I love it when some of our writers send out links to amazing articles from around the web. It makes writing for this site all the more pleasurable. These guys (and girl) act like my own personal google reader with commentary. And that's the point of this series, to share these articles (along with boring you with our own thoughts on the subject) with you.
Last night, clack sent this one out to us about Dave Duncan and how he helped develop "The Cardinal Way" and how his expertise continues to live on with the Cardinals pitching staff and development. He is easily one of the best pitching coaches to ever walk the fields of Major League Baseball and doesn't surprise me one bit that his philosophy and approach continues to influence such a great organization, that is the St. Louis Cardinals.
Note: it pains me say that last line since I hate playing them, but I respect what they do so much. Just don't tell my brother-in-law who is a die-hard Cardinal fan.
The article discusses how he used advanced analytics to create game plans for their pitchers every day. He expected his pitchers to study every day and to know what each hitter's tendencies were in how would be best to approach them. The article discussed how Kyle Lohse came over and dramatically increased his sinker usage down and away to help improve his efficacy under the tutelage of Duncan.
Also, with the use of graphs from pitch f/x website BrooksBaseball.net creator Dan Brooks, illustrated the different usage of first pitch selection with runners in scoring position. Duncan encouraged the use of softer fastballs and off-speed pitches as opposed to gearing up and sailing in your hardest fastball.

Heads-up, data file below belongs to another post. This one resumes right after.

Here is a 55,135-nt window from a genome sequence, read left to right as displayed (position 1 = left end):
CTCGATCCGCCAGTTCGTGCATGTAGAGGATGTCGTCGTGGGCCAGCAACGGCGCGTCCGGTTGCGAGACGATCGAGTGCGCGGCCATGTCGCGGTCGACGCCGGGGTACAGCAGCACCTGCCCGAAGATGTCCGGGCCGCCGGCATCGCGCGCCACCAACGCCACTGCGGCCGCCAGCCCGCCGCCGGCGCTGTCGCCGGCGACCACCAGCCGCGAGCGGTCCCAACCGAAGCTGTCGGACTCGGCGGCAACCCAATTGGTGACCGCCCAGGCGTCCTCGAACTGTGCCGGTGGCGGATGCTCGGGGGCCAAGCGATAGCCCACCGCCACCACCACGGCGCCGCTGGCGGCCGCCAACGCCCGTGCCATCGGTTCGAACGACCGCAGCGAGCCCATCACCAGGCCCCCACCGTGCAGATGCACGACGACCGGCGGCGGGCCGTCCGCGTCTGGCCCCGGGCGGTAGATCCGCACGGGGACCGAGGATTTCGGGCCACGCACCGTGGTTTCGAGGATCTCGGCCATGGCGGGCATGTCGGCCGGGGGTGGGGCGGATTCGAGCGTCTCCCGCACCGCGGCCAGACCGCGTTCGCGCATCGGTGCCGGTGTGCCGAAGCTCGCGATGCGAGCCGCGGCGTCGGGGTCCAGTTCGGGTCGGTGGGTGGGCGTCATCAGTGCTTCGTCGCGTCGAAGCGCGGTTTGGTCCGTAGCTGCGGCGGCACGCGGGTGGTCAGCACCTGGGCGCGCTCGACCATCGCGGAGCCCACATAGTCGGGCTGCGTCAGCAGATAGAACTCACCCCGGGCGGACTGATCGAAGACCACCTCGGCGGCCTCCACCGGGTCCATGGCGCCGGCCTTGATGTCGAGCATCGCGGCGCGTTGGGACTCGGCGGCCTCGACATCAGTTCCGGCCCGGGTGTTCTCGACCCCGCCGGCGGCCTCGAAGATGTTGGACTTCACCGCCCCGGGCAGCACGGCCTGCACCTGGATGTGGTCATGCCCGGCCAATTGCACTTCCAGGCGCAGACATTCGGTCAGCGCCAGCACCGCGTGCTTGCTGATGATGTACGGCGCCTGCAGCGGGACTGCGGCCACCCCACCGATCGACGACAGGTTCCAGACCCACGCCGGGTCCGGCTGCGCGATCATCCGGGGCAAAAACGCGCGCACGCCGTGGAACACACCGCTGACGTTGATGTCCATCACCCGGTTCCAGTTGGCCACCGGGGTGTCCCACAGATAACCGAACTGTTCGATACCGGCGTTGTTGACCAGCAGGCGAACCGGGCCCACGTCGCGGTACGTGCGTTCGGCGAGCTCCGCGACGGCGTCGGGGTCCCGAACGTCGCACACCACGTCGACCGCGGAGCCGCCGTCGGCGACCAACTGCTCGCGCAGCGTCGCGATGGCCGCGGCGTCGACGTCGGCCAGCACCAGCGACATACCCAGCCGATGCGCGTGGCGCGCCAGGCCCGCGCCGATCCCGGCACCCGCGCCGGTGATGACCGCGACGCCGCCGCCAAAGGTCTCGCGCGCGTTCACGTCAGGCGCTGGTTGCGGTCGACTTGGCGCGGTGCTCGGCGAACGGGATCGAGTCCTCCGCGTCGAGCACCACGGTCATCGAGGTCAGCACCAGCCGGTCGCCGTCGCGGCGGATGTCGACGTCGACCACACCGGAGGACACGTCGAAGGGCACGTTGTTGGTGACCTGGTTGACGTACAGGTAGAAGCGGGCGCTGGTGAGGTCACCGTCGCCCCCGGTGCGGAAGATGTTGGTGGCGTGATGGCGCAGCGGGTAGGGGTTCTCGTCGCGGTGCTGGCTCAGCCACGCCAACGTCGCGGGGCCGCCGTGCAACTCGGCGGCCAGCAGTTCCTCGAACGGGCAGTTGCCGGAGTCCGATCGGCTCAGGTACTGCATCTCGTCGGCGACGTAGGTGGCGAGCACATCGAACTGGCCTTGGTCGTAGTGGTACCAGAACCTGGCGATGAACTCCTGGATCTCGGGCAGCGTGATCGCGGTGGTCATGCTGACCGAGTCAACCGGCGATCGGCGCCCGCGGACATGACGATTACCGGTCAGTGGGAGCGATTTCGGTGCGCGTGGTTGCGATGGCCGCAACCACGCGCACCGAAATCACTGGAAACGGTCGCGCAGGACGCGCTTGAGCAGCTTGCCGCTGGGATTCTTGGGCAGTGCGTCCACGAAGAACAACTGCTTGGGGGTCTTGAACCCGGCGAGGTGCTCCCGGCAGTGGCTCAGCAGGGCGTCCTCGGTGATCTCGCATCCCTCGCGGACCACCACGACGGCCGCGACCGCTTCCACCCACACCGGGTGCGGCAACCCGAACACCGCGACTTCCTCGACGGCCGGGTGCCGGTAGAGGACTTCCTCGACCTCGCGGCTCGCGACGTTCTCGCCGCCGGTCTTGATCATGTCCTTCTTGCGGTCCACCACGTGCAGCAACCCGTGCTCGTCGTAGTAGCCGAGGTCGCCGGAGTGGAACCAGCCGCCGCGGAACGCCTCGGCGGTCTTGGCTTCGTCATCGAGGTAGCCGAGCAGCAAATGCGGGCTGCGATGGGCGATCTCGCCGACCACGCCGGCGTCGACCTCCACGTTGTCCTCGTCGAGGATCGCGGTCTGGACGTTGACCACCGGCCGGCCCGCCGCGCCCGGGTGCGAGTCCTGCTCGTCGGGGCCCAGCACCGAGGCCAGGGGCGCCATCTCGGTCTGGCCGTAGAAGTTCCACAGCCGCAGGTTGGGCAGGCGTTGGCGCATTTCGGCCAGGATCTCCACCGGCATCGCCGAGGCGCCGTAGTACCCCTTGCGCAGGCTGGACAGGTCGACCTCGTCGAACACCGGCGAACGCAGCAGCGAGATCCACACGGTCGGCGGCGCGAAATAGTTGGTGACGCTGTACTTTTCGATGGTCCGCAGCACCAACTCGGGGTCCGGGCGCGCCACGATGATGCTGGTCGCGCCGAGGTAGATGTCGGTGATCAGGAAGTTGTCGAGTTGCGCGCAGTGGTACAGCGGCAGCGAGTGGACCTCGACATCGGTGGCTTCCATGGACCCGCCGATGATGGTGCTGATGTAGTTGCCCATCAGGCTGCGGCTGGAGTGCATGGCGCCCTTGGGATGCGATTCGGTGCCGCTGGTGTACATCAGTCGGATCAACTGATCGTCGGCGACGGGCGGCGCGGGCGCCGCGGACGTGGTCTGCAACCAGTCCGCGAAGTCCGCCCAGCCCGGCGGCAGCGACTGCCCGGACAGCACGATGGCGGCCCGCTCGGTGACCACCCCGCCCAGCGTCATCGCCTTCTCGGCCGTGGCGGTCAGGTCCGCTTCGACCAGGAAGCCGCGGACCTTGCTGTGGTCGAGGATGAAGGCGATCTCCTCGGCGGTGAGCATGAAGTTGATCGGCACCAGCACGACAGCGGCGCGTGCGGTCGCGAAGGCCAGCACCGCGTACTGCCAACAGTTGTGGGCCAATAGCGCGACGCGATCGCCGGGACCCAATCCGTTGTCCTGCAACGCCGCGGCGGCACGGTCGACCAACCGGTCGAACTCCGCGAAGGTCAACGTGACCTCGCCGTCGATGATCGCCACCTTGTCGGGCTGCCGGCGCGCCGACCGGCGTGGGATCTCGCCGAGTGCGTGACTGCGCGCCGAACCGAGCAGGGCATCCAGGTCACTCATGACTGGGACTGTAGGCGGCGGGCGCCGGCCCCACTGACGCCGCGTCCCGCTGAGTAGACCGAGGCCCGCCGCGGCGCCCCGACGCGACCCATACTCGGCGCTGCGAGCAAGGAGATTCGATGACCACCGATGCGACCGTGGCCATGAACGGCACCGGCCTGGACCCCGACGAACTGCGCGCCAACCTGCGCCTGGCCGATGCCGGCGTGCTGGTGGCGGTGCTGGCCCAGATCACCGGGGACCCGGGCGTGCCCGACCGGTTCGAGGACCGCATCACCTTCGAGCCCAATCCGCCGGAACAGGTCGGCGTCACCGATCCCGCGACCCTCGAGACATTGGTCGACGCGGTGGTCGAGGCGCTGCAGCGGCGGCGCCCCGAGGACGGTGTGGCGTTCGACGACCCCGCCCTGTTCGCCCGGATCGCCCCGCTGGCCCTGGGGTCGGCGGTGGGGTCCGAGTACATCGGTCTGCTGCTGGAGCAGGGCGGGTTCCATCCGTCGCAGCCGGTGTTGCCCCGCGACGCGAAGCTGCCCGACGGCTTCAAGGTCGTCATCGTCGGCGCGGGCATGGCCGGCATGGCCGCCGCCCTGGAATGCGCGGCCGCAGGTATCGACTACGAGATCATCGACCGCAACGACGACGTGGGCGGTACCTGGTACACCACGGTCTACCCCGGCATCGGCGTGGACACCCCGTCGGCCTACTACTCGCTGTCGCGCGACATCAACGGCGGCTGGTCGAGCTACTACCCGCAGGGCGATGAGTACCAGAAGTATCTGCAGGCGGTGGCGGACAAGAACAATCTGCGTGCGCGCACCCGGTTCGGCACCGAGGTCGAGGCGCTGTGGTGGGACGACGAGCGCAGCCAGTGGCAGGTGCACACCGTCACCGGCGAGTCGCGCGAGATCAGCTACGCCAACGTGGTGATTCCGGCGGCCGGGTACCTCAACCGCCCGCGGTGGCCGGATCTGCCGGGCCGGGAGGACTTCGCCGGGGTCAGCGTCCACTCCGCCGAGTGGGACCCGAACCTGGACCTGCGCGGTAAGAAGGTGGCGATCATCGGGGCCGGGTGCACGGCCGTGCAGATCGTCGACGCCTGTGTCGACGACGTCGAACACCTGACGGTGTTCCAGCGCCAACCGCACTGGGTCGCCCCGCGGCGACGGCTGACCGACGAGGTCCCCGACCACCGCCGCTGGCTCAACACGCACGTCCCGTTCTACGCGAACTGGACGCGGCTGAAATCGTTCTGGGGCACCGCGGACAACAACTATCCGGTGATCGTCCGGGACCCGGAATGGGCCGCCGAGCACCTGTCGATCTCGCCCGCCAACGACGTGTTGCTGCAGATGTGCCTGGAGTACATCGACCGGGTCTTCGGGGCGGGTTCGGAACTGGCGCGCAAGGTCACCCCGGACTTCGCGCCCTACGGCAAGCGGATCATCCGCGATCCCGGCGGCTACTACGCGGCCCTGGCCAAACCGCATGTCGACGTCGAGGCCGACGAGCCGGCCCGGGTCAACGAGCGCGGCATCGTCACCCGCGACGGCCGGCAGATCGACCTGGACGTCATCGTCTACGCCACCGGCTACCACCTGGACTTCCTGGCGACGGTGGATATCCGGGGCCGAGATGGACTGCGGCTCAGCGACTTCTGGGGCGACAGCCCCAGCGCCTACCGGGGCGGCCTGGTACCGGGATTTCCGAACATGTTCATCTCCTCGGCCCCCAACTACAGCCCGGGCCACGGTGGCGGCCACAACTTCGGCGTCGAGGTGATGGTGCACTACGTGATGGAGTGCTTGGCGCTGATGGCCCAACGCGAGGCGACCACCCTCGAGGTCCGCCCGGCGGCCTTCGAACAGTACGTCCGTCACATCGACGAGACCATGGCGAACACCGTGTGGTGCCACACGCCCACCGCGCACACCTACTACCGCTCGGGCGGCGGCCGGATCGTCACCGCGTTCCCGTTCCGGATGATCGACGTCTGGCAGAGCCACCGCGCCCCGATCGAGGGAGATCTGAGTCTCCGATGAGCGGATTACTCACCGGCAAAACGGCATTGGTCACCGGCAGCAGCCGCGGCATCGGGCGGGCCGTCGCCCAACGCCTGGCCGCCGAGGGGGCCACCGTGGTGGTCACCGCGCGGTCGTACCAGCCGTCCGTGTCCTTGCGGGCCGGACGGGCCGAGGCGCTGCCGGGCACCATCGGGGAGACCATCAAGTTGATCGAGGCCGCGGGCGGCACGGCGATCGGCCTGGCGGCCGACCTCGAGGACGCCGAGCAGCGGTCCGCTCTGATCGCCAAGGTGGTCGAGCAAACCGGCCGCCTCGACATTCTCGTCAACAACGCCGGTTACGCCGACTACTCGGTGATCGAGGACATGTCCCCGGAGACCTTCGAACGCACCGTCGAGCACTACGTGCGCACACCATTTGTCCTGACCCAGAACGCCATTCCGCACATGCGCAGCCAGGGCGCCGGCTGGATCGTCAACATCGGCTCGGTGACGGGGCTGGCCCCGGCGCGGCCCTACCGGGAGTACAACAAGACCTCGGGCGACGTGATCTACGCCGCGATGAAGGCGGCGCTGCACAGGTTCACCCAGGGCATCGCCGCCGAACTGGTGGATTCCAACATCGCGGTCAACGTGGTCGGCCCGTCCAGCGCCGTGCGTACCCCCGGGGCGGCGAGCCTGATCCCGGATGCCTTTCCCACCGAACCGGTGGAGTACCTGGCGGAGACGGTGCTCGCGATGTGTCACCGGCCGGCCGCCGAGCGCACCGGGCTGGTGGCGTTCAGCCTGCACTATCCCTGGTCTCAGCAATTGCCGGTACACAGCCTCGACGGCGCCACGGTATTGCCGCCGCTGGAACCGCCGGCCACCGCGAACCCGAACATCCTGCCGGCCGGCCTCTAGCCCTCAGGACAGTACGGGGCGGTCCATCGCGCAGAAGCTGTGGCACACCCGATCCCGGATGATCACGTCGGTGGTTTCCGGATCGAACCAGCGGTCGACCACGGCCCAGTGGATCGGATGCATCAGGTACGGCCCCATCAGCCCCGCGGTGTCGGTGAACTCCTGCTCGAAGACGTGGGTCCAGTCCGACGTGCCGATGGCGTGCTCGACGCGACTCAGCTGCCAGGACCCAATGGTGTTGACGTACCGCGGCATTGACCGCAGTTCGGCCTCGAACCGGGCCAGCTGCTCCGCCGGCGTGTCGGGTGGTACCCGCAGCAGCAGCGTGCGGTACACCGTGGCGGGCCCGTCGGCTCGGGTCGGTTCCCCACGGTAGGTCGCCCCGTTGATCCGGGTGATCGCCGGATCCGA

But, the real purpose the article was to show that Duncan's tactics and philosophy continue to be evident in the Cardinals performance despite Duncan now being an advisor with the Diamondbacks. It's because the pitching coach who took over for him following the 2011 season, Derek Lindquist was the bullpen coach for Duncan and learned his philosophy. Some of the reason for so much success is still due to Duncan.
Now, think about who runs the pitching in the Astros organization. At the major league level, it's Brent Strom. Strom was a roving pitching instructor for the Cardinals beginning in 2007 and worked up to pitching coordinator in 2012. Despite Strom and Duncan clashing on mechanics and philosophy at times, they wrote a manual on "The Cardinal Way" that is given to all Cardinal minor league pitchers. So, they at least did find some common ground in philosophy in some areas.
The Astros minor league pitching coordinator is Dyar Miller. Dyar Miller was the Cardinals minor league pitching coordinator in 2008-2011. Strom would replace him in 2012 due to Miller being promoted to bullpen coach to replace promoted bullpen coach Lindquist as he stepped in to fill Duncan's shoes. Miller would come over to the Astros organization in 2013 as the minor league pitching coordinator.
Both men have dramatic influences on the Astros pitching development and approach. Both men worked with Duncan on several occasions and undoubtedly have some influences from him.
The difference though is that Duncan was a proponent of heavy sinker usage and liked the sinker down and away. Both Strom and Miller utilize Perry Husbands "Effective Velocity" in their teaching to some extent. Effective Velocity, to put it simply, is the effect of location on the perceived velocity of a pitch. Down and away can is slower than up and in. That's where the use of a 4-seam can be very beneficial as an up-and-in pitch. Strom is also a proponent of pitch tunneling which is using pitches that start in the same tunnel before their break in movement to hide their pitch type. A high 4-seam FB can help protect a curve due to that tunnel. So, while Strom has likely influences from Duncan, he also seems to have built on those philosophies some.
I don't know about you, but the days of missing Brad Arnsberg are long gone.